Sadly, this was a darker time in America, when people were less tolerant of underwear fetishists than they are today. Smith was arrested for being a degenerate. And when the Christians once again asked, "What Would Jesus Do?" Jesus mentioned that it might be good to storm the jail and kill Smith's ass. So they did.
Did he get 72 virgins for being a martyr?
No, but a very nice bundt cake was served at his Going Away to Heaven Party.
The problem was that God had forgotten to appoint Smith's successor. So his followers became prophets of their own. Their revelations told them to excommunicate, poison and assassinate their rivals. Some encountered an even more tragic fate: They were forced to move to Pittsburgh.
In the end, Brigham Young arranged for the church to be run by 12 disciples—with him being the most disciplistic of all.
But isn't Brigham Young a football team?
No. It's actually a college that saw fleeting fame after discovering that Samoans were good at football. Then the Samoans realized that Mormons don't drink, which meant that dorm parties were totally lame. They then all transferred to USC.
So how did that whole Occupy Utah thing come about?
We're getting to that. Young and his henchmen decided to move to a place so shitty no one else would go there. That would be Utah. Mormons migrated en masse, hoping to let their freak flag fly without anyone setting them on fire.
But prospectors heading for the California Gold Rush reported that they were creating their own polygamous kingdom, which was seen as treasonous. Eastern Christians bagged on President James Buchanan for letting wild sex orgies take place, since they hadn't been invited. So Buchanan dispatched the army to see what was up with that.
Is that when the Mormons went terrorist?
Yes. By 1857, they'd grown tired of the Old Burn Down Our House & Drive Us Out of Town Gag. So they took the offensive, torching army forts and setting fires to keep Buchanan's troops from reaching Utah.
They also indiscriminately robbed and murdered settlers. At one point, they killed 120 unarmed men, women and children during the infamous Mountain Meadows Massacre. For reasons unknown, this is no longer taught in Sunday schools.
Yet Buchanan was in no mood to start a war in Utah. The feds were soon to battle the South, and there were tons of Indians that still required slaughtering. Thus was born a strategy of armed engagement that still lives today: It always sucks to have more than two wars going at once. The feds and the Mormons reached a truce.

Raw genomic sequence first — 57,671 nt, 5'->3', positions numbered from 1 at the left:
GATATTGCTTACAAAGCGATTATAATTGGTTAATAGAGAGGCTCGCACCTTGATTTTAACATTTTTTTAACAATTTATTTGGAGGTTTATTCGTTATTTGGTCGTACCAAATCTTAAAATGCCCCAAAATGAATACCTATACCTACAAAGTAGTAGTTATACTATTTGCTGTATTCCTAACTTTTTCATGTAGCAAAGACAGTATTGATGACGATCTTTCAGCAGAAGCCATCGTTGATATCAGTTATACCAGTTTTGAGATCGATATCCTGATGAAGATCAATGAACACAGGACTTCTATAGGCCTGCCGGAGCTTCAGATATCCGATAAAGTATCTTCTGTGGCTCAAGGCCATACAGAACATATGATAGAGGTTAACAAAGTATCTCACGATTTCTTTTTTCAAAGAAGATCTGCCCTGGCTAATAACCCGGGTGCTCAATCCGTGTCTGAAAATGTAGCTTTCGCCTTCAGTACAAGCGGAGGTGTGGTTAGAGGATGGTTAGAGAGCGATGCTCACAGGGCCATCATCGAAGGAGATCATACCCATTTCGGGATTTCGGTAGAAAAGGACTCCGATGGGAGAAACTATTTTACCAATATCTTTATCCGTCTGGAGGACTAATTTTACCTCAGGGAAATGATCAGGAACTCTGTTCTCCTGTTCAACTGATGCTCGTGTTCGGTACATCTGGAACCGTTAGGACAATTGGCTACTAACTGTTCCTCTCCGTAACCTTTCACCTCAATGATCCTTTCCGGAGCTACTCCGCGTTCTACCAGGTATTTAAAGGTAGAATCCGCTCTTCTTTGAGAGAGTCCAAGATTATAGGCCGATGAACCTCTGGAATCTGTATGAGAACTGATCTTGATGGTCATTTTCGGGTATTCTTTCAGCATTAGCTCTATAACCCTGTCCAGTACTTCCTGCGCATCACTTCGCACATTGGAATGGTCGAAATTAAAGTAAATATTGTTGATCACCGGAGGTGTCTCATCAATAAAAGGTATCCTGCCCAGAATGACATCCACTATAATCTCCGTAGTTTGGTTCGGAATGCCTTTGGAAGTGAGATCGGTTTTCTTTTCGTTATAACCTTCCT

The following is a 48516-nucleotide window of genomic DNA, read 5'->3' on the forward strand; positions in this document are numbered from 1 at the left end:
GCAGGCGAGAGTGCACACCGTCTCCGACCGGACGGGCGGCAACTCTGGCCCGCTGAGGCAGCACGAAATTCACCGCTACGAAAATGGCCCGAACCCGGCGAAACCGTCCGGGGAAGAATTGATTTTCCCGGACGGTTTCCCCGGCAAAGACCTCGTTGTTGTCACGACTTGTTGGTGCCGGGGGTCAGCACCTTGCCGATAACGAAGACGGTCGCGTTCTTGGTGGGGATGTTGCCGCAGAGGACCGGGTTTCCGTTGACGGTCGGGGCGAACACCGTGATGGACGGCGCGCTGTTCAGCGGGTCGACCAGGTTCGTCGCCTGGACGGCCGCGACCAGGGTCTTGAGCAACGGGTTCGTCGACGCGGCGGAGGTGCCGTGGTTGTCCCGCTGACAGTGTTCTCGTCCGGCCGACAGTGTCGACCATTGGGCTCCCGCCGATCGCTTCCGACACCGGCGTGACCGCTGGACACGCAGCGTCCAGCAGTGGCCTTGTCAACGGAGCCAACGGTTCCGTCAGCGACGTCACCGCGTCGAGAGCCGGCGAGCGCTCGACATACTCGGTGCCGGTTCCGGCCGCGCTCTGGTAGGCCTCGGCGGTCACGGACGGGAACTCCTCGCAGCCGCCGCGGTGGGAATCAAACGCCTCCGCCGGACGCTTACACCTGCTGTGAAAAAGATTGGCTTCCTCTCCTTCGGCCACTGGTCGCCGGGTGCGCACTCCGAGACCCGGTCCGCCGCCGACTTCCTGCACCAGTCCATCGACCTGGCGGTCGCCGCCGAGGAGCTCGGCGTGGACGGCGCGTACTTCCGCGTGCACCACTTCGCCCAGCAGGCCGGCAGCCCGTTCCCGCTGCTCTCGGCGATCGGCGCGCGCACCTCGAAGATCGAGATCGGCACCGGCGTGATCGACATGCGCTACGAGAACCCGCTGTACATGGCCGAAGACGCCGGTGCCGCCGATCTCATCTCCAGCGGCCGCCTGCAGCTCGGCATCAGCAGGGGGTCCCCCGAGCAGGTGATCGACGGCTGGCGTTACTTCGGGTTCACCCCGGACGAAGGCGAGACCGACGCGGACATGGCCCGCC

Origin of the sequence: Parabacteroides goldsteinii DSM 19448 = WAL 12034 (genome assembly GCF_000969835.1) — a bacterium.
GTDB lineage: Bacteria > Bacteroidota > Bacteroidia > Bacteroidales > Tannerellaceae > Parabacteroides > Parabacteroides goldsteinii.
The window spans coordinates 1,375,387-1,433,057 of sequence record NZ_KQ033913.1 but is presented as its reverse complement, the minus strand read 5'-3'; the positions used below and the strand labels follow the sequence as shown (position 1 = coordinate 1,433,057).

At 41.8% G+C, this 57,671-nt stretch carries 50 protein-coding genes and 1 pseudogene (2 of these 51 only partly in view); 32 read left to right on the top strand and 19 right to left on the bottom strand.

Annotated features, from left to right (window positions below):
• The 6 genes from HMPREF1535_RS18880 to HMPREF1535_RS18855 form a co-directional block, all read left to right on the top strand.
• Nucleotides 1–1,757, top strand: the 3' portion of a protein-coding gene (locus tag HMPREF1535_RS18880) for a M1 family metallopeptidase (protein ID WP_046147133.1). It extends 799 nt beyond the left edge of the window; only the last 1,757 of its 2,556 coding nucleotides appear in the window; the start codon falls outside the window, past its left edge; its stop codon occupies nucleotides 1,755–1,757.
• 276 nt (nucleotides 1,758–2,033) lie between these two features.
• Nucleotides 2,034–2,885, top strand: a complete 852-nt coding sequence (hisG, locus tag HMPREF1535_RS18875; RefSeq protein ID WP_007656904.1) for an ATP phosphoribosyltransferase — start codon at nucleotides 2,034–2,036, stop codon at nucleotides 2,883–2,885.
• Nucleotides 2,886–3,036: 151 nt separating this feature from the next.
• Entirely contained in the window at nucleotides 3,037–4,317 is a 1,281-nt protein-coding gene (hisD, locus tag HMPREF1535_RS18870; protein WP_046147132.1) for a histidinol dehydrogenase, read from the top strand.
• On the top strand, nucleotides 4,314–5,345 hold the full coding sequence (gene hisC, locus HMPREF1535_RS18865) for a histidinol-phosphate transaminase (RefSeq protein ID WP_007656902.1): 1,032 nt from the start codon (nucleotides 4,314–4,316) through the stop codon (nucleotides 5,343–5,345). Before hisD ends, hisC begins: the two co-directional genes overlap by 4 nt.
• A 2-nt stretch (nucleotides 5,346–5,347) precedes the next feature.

So Buchanan just let terrorists hold wild sex orgies?
Yes, except for the wild part. Think of a porn film starring ZZ Top and Ukrainian babushka ladies. It wasn't that interesting.
So when did they stop going perv?
In 1890. Still worried that the feds might attack, God told them to lose the polygamy thing. They decided instead to become the most tight-assed people in America. You couldn't even get into church if you smoked cigs, pounded brewskies or used caffeine.
They can't drink coffee?
No. That means if Mitt Romney becomes president, the government will only be open from noon to 5 p.m., and he'll be really crabby if Pakistan starts a nuclear war during Good Morning America.
But wouldn't our country suck if it was just like Utah?
Yes. Think of it as the white Saudi Arabia, only with better skiing. Have you ever tried buying a shot of whiskey in Salt Lake City? It's like fishing for lobster in a parking garage.
I heard Mormons don't like black people.
They didn't—past tense. Until 1978, Mormons wouldn't let blacks into Heaven. But this created problems. Young Mormons are required to do two years of unpaid missionary work. When they went door-to-door in Detroit, they encountered uncomfortably long silences, since they could only talk about the weather.
So church elders had a revelation to let black people in. They may have been 10 years behind southern Christians in their racial policies, yet they were totally pumped to beat South Africa and avoid finishing last in their division.
Okay, what about gay people?
Their longtime marketing strategy may have been based on sanctified swinging, but they don't swing that way. In fact, Mormons donated millions of dollars in 2008 to support California's Proposition 8, which banned same-sex marriage in the state. Of course, a federal judge ruled that all the magic-underwear money in the world doesn't make something constitutional. (That ruling is still on hold pending appeal.)
But aren't Mormons a bunch of damn socialists?
Yes and no. Joseph Smith prophesied of building a New Jerusalem in Jackson County. To make it happen, he urged followers to give up all their property for equal redistribution.
But his flock thought his commie revelation sucked, so he put the blueprints in storage.
Prominent modern Mormons—such as Glenn Beck and Romney—have since had revelations of their own. They assert that what Smith was really trying to say is that Mormons should give all their money to very large corporations, whose excess divinity would eventually trickle down to everyone else.
Most Mormons today prefer the revised prophesy.
So should we hate these guys or not?
Your call. Mormons may be lesser perverts than Catholics and not nearly as mean as the Baptists. But if Romney declares martial law and forces you to get naked with a squadron of babushka ladies, don't come whining to us.
As the Reverend Jeffress might counsel, the wise man always hates first and asks questions later—if only to stay on the right side of Jesus.